The last line speaks of Caepio, a general and statesman during the Roman Empire. Historically, Caepio was said to have plundered a fortune in gold and silver from ancient temples, so I assume this line refers to him. The stolen silver was sent to the Roman Empire, but the gold vanished (supposedly stolen by Caepio). Caepio had a disastrous military campaign and suffered greatly for his folly, being punished by the Empire. What does this mean in the modern day? As a metaphor it could represent many things, from monetary policy to the fate of politicians.
So, they take the part that kind of fits, and twist it until it fits better; and decide that the part that doesn't fit simply "hasn't happened yet."  Mighty convenient, don't you think?  Me, I'm thinking that if they were really all that convinced that he was right, they'd be hard at work looking for the missing urn, which sounds like it could contain a significant amount of gold.

This is the problem with all of the "prophecies" that Nostradamus wrote - they're vague, and weird, and make obscure historical and mythical allusions.  In that respect, they're a little like an extended version of the Sabian Symbols about which I wrote a couple of weeks ago, and like them, you can read into them anything you want.  Here's one I picked at random (Century X, Quatrain 71):
The earth and air will freeze a very great sea,
When they will come to venerate Thursday:
That which will be, never was it so fair,
From the four parts they will come to honor it. 
What does that mean?  Beats the hell out of me.  I'm guessing that you could apply it to a variety of situations, as long as you were willing to interpret it loosely and let the images stand for whatever you want them to.  Me, I think it has something to do with 2012.  Oh, and that global warming is a lie, because the sea is going to freeze.  I'm sure that the Planet Nibiru and global conspiracies are somehow involved, too.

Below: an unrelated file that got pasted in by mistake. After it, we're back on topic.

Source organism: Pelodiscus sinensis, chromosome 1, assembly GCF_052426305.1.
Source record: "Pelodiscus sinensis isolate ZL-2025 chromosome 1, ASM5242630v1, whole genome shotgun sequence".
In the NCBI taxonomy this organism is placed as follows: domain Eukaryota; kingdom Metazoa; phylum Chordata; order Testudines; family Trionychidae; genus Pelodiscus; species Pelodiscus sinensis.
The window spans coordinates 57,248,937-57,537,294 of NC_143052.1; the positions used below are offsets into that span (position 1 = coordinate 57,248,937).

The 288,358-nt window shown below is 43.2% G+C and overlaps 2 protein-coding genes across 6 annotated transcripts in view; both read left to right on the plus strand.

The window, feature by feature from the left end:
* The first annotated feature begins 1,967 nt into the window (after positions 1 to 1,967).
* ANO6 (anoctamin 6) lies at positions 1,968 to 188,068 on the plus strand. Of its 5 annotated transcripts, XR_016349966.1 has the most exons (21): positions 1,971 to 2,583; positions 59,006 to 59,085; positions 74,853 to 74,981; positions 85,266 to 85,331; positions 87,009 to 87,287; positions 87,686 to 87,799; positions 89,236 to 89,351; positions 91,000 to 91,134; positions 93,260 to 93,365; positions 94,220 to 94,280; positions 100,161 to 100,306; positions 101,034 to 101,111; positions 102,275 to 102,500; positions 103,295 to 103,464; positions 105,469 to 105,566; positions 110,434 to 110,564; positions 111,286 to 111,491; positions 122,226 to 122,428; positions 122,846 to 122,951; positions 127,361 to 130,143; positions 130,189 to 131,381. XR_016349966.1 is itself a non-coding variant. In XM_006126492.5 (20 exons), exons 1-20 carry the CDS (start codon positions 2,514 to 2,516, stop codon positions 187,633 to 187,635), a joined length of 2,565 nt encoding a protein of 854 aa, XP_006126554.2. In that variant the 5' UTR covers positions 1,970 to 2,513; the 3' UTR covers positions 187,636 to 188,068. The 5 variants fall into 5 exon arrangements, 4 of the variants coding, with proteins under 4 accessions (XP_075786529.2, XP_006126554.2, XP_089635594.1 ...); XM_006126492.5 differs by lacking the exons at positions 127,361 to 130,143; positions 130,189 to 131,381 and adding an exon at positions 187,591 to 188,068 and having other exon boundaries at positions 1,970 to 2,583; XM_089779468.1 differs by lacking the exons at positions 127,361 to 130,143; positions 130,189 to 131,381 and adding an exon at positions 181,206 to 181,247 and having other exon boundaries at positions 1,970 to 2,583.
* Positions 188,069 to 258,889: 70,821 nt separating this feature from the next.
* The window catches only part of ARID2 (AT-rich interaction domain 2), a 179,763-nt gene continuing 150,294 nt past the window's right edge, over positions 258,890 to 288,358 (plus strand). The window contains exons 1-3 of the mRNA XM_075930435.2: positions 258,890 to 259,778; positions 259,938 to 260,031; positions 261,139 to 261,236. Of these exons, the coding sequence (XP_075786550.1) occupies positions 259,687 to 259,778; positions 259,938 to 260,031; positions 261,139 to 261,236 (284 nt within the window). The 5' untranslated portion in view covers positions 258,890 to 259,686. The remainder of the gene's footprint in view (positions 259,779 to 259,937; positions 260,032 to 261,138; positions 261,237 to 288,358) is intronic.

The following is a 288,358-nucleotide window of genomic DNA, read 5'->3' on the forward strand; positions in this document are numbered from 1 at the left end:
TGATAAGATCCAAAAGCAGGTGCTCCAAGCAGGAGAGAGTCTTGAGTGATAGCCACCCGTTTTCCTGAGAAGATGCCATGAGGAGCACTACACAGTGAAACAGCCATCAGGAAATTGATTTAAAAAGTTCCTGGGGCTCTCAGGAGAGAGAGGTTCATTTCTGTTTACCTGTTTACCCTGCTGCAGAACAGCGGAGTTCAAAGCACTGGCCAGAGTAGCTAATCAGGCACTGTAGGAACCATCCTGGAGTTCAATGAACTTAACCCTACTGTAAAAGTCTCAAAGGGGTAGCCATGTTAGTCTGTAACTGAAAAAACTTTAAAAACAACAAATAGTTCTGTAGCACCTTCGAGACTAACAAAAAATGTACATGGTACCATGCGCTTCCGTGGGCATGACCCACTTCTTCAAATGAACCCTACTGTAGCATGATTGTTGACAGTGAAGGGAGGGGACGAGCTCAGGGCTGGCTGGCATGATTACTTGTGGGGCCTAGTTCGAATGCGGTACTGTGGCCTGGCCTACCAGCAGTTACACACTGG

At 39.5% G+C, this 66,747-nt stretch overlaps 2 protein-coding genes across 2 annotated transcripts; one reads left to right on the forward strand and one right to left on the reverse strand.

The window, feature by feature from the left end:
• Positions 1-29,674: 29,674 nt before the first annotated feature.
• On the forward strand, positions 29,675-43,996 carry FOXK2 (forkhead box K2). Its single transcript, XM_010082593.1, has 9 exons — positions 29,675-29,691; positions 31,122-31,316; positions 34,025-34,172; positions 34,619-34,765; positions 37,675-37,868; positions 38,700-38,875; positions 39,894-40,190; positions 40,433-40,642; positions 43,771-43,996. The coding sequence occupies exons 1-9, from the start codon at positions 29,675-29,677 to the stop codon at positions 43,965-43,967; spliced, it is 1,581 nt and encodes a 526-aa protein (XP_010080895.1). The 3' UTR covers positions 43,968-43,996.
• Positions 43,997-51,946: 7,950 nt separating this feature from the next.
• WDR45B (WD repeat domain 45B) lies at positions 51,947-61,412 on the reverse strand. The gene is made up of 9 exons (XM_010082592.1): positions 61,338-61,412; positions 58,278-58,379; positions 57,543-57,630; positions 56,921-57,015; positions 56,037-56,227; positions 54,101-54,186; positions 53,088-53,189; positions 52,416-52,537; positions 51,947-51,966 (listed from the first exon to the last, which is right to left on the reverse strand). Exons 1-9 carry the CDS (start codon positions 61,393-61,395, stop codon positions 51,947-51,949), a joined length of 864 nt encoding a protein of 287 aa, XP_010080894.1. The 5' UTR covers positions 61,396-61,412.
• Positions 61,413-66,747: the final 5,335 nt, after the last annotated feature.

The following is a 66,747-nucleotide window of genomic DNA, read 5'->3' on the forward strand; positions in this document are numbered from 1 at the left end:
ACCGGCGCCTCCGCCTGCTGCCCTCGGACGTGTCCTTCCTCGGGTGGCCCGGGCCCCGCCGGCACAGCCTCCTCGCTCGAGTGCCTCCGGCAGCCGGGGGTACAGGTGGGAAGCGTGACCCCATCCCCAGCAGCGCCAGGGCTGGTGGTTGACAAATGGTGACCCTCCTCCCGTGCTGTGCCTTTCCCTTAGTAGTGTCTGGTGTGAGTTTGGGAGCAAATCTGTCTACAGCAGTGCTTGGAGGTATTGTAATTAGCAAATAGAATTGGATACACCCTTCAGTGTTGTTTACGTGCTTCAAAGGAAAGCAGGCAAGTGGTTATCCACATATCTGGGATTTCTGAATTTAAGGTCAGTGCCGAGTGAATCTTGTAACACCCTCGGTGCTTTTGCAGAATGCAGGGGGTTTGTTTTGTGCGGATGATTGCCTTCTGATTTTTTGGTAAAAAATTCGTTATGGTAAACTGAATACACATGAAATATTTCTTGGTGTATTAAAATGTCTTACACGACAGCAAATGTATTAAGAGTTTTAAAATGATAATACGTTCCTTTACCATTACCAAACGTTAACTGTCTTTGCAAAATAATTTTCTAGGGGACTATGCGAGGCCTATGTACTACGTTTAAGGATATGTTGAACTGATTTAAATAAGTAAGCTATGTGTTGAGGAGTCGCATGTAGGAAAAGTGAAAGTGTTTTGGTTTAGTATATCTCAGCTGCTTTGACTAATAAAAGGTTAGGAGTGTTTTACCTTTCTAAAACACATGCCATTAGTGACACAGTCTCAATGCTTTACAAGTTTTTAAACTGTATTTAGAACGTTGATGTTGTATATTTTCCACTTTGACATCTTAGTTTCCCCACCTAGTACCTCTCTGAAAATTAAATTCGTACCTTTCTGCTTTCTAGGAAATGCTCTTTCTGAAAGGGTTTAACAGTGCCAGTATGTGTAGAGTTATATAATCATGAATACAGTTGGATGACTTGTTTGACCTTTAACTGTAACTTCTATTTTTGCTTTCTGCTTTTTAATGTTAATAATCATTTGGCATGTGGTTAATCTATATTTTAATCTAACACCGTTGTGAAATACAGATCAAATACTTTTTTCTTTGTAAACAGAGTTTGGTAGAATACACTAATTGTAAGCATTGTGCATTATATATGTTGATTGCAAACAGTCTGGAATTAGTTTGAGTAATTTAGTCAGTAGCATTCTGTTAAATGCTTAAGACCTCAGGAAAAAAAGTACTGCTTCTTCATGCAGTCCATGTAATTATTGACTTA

What I find amazing is that there are literally thousands of websites, books, and films out there that claim to give the correct interpretation of Nostradamus' wacky poetry.  Some of them take a religious bent, and try to tie them into scripture, especially the Book of Revelation; some try to link them to historical events, an especially popular one being World War II; others, even further off the deep end, try to use them to predict future catastrophes.  These last at least put the writers on safer ground, because you can't accuse someone being wrong if they're using arcane poetry to make guesses about things that haven't happened yet.

In any case, I'm doubtful that Nostradamus knew anything about Hurricane Irene or the eastern earthquake, any more than he predicted World War II, the dropping of the atomic bomb on Hiroshima, the assassination of JFK, or any of the hundreds of other things he's alleged to have forecast.  All we have here is once again, people taking vague language and jamming it into the mold of their own preconceived notions of what it means.  About Nostradamus himself, I'm reminded of the words of the Roman writer Cicero, who said, "I don't know how two augurs can look each other in the face while passing in the street without laughing out loud."